St Julie’s school rebuild set for approval

Jessica Middleton-Pugh

The final project in the £169m Liverpool school renewal programme has been recommended for approval by city planners, with St Julie’s Catholic High School in Speke Road to undergo a £20m rebuild.

All buildings on the site currently occupied by the school and land to the north known as Woolton Woods will be demolished as part of the scheme, to make way for 100,000 sq ft of new school facilities across three interconnected blocks.

The school was designed by IBI Group and will be built by Kier Construction.

The mayor’s pledge to deliver 14 new or revamped schools in the city in a £169m programme was the local authority’s response to the collapse of Building Schools for the Future in 2010.

According to a spokesman for the council, a second phase of the programme has not been planned, but the council “will monitor the government’s new budget in July to see if there are any opportunities to bid for funding”.

Liverpool City Council’s planning committee is due to visit the site and decided on the planning application on 16 June.

The planning application was made by Cass Associates.

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Awful news! Beggars belief how they have got this. Oh I know Liverpool City Council granting planning permission to Liverpool City Council. They could easily fit the new school on the old site if it wasn’t such an uneconomical design! That part of the site could still be sold off as planned to REDROW HOMES. And not have to take part of the wood to build on.

By Bob Dawson

Disgraceful! The school could be built on the current site. Council have been given alternative plans but refuse to give any reason why these plans are not suitable. The amount of parking space given to school is not needed and not very Eco friendly. It is plain and simple. They want to encroach land that has a covenant on it. The land swap for public use is a joke it. The land would cost thousands to use it for public use and council refuse to say who would fund not only the proposal but also the up keep. This is a sad a d desperate time for the green spaces of our City. Attend outside St Julie’s 9 45 for silent and peaceful protest and later @ Town Hall 10.45 planning meeting.

By Anonymous

Attend st Julie’s at 9.45am for silent protest when Liverpool City Council planners attend the school on Tuesday 16th June. And planning committee meeting at Town Hall at 10.45am at Liverpool town hall.

By Les

I think what people don’t appreciate is when the council say they are only taking 5% of the wood to build on that the majority of people don’t realise a) it’s not really needed as they could fit the new build on the site and still sell what they want to Redrow if the design was just bit more considerate. There is a lot of economies. That could be achieved on building envelope b) that it will be four storeys high not just one level coming out so that 5% which is still a lot will seem a heck of a lot more. And when you consider the volume of building within this 5% it’s huge. When this is a historic village with restrictive covenants and Camp Hill is part of the identity of this c) st Julie’s has falling pupil numbers so are the council wasting more money following the Parklands school debacle as this school now lies empty. Is a school of this size needed? Or is Joe just keen to say I have done what I said I would do even if I have wasted money. Not got best value and lost green space.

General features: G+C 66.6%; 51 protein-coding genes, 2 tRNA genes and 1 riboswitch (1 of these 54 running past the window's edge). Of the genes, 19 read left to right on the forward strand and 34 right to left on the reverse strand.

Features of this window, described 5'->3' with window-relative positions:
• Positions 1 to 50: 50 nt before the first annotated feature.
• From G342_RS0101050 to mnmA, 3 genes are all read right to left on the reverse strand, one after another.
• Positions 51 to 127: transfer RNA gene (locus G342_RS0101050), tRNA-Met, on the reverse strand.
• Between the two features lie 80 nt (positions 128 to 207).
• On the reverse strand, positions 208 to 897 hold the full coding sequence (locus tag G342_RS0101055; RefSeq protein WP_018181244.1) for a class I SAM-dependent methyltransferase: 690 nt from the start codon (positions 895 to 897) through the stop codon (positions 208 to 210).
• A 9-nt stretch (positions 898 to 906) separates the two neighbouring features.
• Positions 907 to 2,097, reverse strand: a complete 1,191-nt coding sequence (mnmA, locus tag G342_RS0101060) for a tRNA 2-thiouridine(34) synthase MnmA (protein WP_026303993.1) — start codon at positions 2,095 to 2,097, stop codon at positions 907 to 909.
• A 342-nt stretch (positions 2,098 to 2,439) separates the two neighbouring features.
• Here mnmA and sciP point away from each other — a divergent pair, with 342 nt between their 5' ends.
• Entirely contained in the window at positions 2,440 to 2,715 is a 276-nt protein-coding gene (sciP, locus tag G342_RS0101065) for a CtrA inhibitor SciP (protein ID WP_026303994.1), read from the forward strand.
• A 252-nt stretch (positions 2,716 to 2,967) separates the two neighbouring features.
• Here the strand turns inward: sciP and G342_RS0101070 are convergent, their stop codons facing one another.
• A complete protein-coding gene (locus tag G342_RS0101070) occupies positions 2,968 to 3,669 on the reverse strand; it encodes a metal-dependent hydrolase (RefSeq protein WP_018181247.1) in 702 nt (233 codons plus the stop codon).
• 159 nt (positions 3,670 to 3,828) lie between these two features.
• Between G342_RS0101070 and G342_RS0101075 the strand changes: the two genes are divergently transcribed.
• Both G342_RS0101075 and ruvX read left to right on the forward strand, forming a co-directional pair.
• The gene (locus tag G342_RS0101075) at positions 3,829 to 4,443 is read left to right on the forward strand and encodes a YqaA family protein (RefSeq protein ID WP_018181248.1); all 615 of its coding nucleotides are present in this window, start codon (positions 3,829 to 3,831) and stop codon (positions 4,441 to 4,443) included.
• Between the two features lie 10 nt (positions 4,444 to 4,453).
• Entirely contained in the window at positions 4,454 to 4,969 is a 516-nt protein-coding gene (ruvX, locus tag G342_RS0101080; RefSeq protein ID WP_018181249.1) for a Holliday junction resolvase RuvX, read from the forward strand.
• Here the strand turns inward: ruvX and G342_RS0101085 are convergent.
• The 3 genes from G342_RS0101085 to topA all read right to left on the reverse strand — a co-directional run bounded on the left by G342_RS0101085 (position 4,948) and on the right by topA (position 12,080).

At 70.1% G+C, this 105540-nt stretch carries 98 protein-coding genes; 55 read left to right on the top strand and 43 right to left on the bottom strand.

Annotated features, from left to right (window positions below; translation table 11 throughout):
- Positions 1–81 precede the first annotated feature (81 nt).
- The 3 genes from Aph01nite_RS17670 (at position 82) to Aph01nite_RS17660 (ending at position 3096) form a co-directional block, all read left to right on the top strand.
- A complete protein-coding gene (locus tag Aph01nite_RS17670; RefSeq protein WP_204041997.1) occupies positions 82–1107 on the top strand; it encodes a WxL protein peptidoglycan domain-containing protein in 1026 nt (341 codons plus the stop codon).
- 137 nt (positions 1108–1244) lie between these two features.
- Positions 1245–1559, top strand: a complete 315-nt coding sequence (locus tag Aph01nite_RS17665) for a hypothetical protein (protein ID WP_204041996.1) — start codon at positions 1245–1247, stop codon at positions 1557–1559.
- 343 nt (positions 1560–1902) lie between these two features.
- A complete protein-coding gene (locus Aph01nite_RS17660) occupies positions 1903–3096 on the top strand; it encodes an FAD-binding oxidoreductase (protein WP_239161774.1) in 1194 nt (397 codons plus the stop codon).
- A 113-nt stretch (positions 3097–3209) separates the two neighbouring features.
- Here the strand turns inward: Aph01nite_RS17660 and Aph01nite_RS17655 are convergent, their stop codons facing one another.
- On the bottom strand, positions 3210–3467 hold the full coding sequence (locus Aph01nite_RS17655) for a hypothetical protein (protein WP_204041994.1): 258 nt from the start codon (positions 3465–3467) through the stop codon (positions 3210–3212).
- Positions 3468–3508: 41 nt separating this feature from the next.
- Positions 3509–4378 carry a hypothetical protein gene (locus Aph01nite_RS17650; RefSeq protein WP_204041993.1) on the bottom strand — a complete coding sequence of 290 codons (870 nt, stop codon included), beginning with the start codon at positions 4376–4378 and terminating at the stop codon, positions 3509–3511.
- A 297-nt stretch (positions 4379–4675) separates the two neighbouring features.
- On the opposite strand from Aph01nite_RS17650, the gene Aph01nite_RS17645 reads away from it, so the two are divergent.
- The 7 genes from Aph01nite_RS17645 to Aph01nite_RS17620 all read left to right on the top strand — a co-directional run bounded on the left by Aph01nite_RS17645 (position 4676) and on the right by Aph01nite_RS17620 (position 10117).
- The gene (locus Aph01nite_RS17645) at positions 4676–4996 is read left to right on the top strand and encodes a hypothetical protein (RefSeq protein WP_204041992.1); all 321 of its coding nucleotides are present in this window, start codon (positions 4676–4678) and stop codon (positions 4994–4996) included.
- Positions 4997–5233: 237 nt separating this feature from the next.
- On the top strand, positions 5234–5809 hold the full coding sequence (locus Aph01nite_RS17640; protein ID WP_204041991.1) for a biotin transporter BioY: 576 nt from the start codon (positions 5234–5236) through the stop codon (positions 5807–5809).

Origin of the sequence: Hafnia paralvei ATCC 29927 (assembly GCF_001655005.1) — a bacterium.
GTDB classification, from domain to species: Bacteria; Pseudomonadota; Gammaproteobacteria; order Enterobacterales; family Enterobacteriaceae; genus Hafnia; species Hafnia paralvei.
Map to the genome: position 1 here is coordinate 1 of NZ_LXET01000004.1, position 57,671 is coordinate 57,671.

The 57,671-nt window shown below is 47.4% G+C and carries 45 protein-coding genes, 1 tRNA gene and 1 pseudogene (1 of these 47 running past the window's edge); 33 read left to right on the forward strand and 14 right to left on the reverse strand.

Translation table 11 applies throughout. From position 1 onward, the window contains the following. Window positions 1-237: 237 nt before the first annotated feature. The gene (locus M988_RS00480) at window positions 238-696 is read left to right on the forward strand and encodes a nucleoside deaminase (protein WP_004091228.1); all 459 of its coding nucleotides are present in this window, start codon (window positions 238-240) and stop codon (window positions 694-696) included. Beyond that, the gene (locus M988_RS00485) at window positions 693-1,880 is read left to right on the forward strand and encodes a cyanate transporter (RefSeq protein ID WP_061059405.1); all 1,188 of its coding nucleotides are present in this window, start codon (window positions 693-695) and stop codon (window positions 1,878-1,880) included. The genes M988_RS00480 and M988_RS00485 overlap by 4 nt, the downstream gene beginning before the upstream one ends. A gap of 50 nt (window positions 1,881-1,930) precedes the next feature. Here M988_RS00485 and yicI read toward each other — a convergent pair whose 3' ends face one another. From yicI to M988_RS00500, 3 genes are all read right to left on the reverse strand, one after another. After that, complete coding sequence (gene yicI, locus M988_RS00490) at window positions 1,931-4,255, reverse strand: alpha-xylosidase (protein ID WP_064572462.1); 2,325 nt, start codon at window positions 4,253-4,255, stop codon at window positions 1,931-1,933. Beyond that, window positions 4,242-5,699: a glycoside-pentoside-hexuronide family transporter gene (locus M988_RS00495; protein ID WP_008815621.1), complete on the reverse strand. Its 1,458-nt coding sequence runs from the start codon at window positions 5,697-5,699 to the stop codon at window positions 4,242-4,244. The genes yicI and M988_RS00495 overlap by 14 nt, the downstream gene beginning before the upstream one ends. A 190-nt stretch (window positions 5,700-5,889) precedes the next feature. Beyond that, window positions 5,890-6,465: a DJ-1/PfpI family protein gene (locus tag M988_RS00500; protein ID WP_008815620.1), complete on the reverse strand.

By Mary Smiley

I’m struggling to understand what’s going on here? Are the nuns selling the land and giving some money to the new build and keeping the rest for their pensions? Why do we continue to sake the tax payer to fund religious organisations who then do as they please within these establishments? Why do they have so much power? Given there are historical rights of way and the land has been used for so long by the people of Woolton and the wider community why can the council take this land to build a school for a religious organisation? That not every child in city could attend. Surely there are laws against this?

By Liesa R

This is why Liverpool is not ready for devolved powers!

By Kay Williams

A typical Liverpool farce. The school could be built easily within the current school footprint if they have a decent architect, however , Liverpool City Council would rather steal land gifted to Liverpool people by a local family. This is a deliberate act in order to break the covenant on the land. It’ all very well Liverpool pretending to play to a worldwide audience when large events come to the city but they are incapable of benevolence to the local people who are paying high rates in order to live in a lovely place and who also pay for the showy events put on by the city. Shame on you Liverpool City Council.

By Linda Parsons

Devolved powers for the wider city would allow strategic matters to be dealt with seperately from community matters allowing the city Council to focus more closely on getting these issues right.

By Paul Blackburn

Excellent point there Paul. Finding all this LCC-bashing tiresome to be honest

By mancboi

No the City Council need to ‘get it right’ and prove they can do this before they are given such powers otherwise it will be disastrous! What they are doing here is ridiculous and to say that they have no cost plan or figures for the site it just nonsense. Simple the design is uneconomical, a lot is being wasted on envelope etc. – could save on footprint of new build and have more open space for the girls. Were not saying don’t build it – just do what’s best all round. Don’t waste any more of our money!
Also the covenant – can someone please explain why LCC think its not enforceable – its all well and good saying its just not WHY????? This is what Joe Anderson said at the public meeting – its just not and this is all we have had since! LCC please explain.

By Bob Dawson